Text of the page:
There’s not many lyrics to I Will Wait but you don’t realize it until you start trying to piece it together after the fact, as Harrison starts off with the chorus thereby eliminating the typical first stanza set-up. It’s a dynamic sound however, yearning in a way that reflects their youth (all were still in their late teens) full of naïve hope that is still endearing to witness before the cynicism gotten with more experience in life makes expressing such naked desire seem self-defeating.

The story is remarkably simple, Harrison is head over heels in love with a girl who either has a boyfriend already, or simply other suitors that are crowding Harrison out of the picture, yet he’s determined to wait her out, sure that she’ll be his eventually. He’s so confident in this fantasy that he even tells HER to wait for HIM as well.

That’s it. Cut. Print.

What makes it work… well… what makes it work is the whole intoxicating package. The way their voices blend together is sublime, rising in unison before Carter drops out to deliver the stuttering bass “Doo-doo-doo-doo-doo” which pulls them all back in. The melody is so simple that you’ll have it memorized on the very first listen, yet it doesn’t grow tiresome after hearing it a thousand and one times.

It all comes together so naturally as the guitar adds curly-cue melodic accents and everything else contributes to the lurching rhythm that carries with it a subtle undertow that is somehow strong enough that you won’t be able, or want, to break free.

The full group vocals they display at various times in the song give a sense of camaraderie to their performance that the earlier groups were sometimes lacking by keeping their leads’ lines separate from the others. As a result The Four Buddies help to establish the quintessential image of a group huddled on a corner singing under the streetlights together, their voices soaring to the heavens in the peaceful night air.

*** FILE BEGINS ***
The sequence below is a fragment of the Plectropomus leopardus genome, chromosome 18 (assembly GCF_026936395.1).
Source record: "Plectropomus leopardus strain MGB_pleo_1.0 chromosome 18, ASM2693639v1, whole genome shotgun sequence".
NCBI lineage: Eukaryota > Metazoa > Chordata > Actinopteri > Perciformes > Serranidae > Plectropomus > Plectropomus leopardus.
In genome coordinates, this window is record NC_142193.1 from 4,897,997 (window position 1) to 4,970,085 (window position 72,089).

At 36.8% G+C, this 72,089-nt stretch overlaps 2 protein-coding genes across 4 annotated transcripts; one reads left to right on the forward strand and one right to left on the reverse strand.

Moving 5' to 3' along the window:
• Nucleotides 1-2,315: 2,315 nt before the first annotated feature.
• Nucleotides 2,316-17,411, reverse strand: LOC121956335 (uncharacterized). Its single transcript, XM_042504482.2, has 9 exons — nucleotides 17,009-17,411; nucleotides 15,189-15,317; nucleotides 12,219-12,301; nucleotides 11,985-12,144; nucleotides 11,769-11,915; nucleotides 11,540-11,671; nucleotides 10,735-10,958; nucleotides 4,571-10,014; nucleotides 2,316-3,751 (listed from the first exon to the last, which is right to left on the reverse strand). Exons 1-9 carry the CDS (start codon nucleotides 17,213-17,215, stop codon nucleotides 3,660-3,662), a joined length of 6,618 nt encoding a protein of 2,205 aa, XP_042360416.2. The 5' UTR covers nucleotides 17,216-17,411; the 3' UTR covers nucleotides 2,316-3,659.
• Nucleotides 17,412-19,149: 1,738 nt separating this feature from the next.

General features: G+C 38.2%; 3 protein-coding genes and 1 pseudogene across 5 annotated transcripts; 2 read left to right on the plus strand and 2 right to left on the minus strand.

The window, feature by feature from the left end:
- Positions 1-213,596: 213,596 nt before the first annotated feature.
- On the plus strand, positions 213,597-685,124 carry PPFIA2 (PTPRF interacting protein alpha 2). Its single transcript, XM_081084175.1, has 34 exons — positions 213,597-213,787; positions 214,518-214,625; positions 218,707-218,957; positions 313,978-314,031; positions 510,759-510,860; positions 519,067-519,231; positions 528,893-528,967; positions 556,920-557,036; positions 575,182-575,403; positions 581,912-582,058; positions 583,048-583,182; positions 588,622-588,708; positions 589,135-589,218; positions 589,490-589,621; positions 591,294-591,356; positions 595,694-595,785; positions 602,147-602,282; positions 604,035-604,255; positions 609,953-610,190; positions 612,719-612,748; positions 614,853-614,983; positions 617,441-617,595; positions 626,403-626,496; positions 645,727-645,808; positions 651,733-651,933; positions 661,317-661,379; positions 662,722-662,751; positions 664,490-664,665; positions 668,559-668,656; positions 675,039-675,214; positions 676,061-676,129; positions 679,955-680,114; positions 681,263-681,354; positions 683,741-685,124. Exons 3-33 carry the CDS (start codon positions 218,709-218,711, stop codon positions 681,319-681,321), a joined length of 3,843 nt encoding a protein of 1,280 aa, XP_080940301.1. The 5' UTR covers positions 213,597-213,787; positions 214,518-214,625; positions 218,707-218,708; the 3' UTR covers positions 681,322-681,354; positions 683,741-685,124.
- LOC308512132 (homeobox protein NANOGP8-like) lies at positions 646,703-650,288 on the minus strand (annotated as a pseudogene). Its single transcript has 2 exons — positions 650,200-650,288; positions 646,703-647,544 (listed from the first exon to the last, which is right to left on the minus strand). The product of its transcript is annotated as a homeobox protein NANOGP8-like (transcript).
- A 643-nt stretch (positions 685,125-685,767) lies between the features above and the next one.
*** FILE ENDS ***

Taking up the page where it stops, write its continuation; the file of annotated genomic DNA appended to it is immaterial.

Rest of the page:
‘Til Eternity
Way back in 1993 Rhino Records, then the premier reissue compilers of the fairly recent compact disc era, put out a four disc collection of the evolution of the vocal group called The Doo Wop Box. It was one of their best selling sets, highly regarded for the song selections, remastering and thick informative booklet that came with it, yet missing from those 101 tracks used to chart that enduring sound was this record.

It may have been left out for licensing reasons but if it was a conscious choice then apparently that set wasn’t as flawless as its reputation would attest.

Though it hardly sounds revolutionary, I Will Wait set into motion so much of what followed and would go on to shape the entire doo wop sound over the next half decade. Just looking over the track listing of that box shows just how influential this record was, as four of the six songs included that came out between the spring of 1953 and the summer 1954 – Golden Teardrops by The Flamingos; I by The Velvets; Sunday Kind Of Love by The Harp-Tones and Gloria by The Cadillacs – took their basic structural blueprints directly from this record… all of them ballads featuring a soaring yearning lead, the subtle lurching rhythm and intertwining backing vocals.

All of them may have better lead singers, more dynamic performances, complex parts and even better compositions to sing, but the foundation of that style can be found here and there were plenty of other lesser known songs of the ensuing era that drew inspiration from this record as well. By the mid-1950’s though we were in for yet another transition and this period and style would disappear in favor of more vibrant, uptempo and exaggerated formulas and it fell to a fervent group of collectors to keep the comparatively fragile sounds from this brief window in time alive in some small way.

But looking back from a safe distance it’s obvious this record didn’t just mark a transition in vocal group history, but in many ways this was one of those records, innocuous though it may sound today, that helped to divide the 1940’s rock scene from the 1950’s.

By this point we know one thing is absolutely certain, all musical styles have to keep changing in order to stay relevant, you just hope those changes are inspired, innovative and are met with widespread enthusiasm by the audience and the artists who follow in its wake. Luckily The Four Buddies – and more specifically this record – ensured that this particular transition was both a smooth one and an unqualified success.


(Visit the Artist page of The Four Buddies for the complete archive of their records reviewed to date)